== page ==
The Ryder Cup is also one the most unique tournaments and events in sports. It has an international element of the Olympics, with eight countries being represented between the two teams this year. The style of play is one of the most unique in sports as well.

With golf being an individual event on any other weekend, the Ryder Cup employs the true team element. Twelve golfers on each side compete for three days using match play, for a total of 28 matches. The setup and rules of golf allow this to be one of the most diversely played events in sports.

Golfers play three different styles of match play throughout the weekend – foursome alternate shots, foursome best ball and single match play. All 12 golfers and their personal results went toward the team’s well being this week instead of their own. Team play makes it more of a universally important event than say, Tiger Woods winning the U.S. Open earlier this year.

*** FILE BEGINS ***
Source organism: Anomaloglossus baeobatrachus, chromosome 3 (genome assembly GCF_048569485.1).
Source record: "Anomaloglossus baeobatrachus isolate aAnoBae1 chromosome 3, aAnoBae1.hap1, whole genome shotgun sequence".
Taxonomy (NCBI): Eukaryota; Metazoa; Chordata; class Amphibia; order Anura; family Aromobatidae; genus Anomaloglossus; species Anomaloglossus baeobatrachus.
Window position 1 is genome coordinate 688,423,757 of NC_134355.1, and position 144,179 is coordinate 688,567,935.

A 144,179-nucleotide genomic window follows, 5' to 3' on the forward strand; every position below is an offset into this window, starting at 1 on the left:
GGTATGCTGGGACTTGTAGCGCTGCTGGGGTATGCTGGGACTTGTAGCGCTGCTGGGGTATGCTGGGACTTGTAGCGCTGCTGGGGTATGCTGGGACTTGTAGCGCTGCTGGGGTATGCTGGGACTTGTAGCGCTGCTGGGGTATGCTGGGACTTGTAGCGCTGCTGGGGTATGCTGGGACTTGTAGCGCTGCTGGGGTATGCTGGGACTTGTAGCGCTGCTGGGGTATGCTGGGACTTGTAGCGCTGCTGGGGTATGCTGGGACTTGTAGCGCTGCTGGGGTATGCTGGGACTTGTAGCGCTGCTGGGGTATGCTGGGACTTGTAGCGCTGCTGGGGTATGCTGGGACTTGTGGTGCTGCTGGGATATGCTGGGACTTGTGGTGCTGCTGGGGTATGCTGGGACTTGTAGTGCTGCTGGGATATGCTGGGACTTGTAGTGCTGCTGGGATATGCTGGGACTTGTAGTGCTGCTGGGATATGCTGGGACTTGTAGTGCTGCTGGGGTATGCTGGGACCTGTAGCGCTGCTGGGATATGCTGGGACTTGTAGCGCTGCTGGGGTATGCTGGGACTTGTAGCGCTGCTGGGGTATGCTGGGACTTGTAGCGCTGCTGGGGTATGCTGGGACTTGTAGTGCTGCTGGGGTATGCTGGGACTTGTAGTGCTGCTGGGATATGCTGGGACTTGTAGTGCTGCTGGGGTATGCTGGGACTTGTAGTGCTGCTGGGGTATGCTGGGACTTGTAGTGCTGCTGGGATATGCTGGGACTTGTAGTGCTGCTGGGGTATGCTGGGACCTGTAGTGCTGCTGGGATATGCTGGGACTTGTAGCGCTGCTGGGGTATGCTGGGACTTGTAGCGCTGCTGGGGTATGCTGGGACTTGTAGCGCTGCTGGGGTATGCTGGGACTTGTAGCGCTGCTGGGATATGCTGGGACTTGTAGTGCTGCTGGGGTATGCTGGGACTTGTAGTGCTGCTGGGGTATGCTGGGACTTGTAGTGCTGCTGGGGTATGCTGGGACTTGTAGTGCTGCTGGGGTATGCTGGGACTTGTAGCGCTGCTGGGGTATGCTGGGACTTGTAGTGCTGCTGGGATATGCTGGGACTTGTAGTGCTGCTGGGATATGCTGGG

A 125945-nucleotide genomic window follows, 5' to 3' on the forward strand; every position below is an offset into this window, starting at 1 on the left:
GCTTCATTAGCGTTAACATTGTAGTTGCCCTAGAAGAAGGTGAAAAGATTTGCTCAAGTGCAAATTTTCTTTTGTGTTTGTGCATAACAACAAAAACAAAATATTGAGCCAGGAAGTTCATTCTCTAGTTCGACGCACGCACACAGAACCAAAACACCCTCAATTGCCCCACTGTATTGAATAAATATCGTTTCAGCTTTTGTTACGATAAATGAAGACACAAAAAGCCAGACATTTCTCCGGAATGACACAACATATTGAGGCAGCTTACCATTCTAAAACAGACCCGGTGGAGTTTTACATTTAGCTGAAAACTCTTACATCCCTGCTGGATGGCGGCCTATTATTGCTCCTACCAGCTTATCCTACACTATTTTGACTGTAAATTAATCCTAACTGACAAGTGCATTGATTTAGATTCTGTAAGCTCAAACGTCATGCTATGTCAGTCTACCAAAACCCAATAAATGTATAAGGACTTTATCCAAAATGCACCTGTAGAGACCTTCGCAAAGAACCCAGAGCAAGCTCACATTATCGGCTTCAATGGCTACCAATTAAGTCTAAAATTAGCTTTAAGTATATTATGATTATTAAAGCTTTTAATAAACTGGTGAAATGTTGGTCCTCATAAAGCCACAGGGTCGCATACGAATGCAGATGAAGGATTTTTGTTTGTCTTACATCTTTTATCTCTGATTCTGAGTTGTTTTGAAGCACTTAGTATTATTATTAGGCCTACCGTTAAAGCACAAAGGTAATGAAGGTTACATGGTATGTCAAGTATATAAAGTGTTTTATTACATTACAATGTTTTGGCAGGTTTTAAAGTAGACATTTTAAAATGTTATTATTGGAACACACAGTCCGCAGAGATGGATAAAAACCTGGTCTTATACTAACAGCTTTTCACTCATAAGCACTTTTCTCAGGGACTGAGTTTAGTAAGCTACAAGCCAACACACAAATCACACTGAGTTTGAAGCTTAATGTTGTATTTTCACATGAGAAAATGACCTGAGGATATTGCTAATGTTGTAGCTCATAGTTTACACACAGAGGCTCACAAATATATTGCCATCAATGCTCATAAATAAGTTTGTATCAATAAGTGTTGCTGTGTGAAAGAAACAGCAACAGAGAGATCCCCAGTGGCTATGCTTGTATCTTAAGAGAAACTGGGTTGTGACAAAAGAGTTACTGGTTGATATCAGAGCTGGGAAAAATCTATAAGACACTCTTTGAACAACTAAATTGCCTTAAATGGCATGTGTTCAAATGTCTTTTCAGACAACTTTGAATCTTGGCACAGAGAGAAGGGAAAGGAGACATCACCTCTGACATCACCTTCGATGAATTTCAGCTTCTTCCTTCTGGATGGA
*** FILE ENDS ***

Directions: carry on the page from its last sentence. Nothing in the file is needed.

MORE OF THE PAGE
This brings the patriotic element into the event. Golfers do literally play individually, but the results go to their team and to their country. Golf bags are decked-out in American flags and the colors red, white and blue instead of the normal sponsors’ logos are located all over the bags and the golf course. Players even sported red golf shirts, blue pants and different colored hats all weekend.

But perhaps what makes the Ryder Cup the Ryder Cup is the fans. Much like an international soccer game, chants of “Ole-Ole-Ole-Ole, Ole-Ole” are dominant when the event is held in Europe, while chants of “U-S-A, U-S-A, U-S-A” follow the Americans around the golf course when the event is in the United States.